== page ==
Jo Worgan column

Jo Worgan.
Jo Worgan.

Christmas is fast approaching and for both parents and children who are on the spectrum this can be a difficult time of year.

Decorations are everywhere you turn while the shops are noisy and crowded.

Tom already thinks it is Christmas. This is such a confusing time of year for him.

So the way in which we cope is to firstly take some deep breaths and try not to panic.

This time of year can be very unsettling for children on the spectrum and their anxieties can become quite evident. I know for example that Tom is experiencing anxieties at school and at home due to the whole Christmas build-up, but there are a few things that we have done to try and help him.

Firstly we use a Christmas countdown calendar which is a visual timetable that shows days at home, days at school and when it is Christmas day.

Therefore he can clearly see how many days there are until the big day itself.

We spoke to family about gift ideas for Tom as sometimes it can be very difficult in choosing appropriate gifts.

Tell your family what presents your child may like, such as any sensory gifts or learning tools.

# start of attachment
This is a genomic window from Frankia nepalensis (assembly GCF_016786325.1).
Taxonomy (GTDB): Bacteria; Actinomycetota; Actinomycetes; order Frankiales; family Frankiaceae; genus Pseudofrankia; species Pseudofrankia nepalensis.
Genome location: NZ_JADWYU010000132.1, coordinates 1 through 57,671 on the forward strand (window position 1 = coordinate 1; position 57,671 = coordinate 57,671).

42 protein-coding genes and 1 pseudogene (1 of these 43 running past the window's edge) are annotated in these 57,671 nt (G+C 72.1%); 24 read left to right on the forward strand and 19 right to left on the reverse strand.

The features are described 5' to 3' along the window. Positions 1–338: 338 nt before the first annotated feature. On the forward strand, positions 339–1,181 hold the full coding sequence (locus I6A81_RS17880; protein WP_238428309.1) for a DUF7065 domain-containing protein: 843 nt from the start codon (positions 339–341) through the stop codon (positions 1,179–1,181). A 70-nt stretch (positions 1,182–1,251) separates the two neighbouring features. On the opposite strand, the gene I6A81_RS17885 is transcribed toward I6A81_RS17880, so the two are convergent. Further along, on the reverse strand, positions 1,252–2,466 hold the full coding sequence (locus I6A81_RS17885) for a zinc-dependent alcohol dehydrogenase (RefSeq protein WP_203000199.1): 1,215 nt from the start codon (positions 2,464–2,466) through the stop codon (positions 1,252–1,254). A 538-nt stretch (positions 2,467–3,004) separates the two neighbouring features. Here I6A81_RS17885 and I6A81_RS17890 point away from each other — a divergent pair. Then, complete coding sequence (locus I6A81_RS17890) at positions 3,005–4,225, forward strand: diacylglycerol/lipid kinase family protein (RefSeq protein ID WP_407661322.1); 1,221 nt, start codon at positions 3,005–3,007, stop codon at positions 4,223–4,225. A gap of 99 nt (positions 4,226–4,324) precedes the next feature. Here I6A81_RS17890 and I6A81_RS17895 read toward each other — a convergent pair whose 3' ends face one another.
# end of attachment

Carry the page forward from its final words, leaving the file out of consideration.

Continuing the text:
Failing this you can always ask for the money and then choose the gift yourself so as to make life easier for everyone involved.

We also slowly put up the decorations, so we first put up the lights, then a bit of tinsel and we then decorate the tree.

Actually we still need to go and hack ours down. But I feel that by gradually decorating the house, this allows Tom to prepare himself for Christmas and there is not too much of a drastic change all at once.

I must also add that he loves decorating the tree with Stephen. I think that last year he lay on the couch draped in tinsel.

I think that it is also important to just do your own thing.

Do whatever works for your child and your family and do not listen to what others say you ‘should do’.

You know your child best.

I hope that you all have a wonderful Christmas.